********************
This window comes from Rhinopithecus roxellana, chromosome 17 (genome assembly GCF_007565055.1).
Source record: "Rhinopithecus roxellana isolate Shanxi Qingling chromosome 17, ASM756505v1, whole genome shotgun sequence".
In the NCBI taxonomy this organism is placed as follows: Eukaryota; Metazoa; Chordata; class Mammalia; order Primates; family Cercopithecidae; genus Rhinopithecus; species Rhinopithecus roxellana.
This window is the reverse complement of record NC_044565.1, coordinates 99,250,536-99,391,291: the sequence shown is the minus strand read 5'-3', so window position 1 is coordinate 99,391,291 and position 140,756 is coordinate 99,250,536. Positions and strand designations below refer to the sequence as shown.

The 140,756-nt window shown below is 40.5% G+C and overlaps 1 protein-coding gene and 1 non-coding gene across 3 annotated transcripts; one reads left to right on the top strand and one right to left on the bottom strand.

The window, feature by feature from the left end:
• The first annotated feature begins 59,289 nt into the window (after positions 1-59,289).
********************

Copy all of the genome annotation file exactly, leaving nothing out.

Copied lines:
This window comes from Rhinopithecus roxellana, chromosome 17 (genome assembly GCF_007565055.1).
Source record: "Rhinopithecus roxellana isolate Shanxi Qingling chromosome 17, ASM756505v1, whole genome shotgun sequence".
In the NCBI taxonomy this organism is placed as follows: Eukaryota; Metazoa; Chordata; class Mammalia; order Primates; family Cercopithecidae; genus Rhinopithecus; species Rhinopithecus roxellana.
This window is the reverse complement of record NC_044565.1, coordinates 99,250,536-99,391,291: the sequence shown is the minus strand read 5'-3', so window position 1 is coordinate 99,391,291 and position 140,756 is coordinate 99,250,536. Positions and strand designations below refer to the sequence as shown.

The 140,756-nt window shown below is 40.5% G+C and overlaps 1 protein-coding gene and 1 non-coding gene across 3 annotated transcripts; one reads left to right on the top strand and one right to left on the bottom strand.

The window, feature by feature from the left end:
• The first annotated feature begins 59,289 nt into the window (after positions 1-59,289).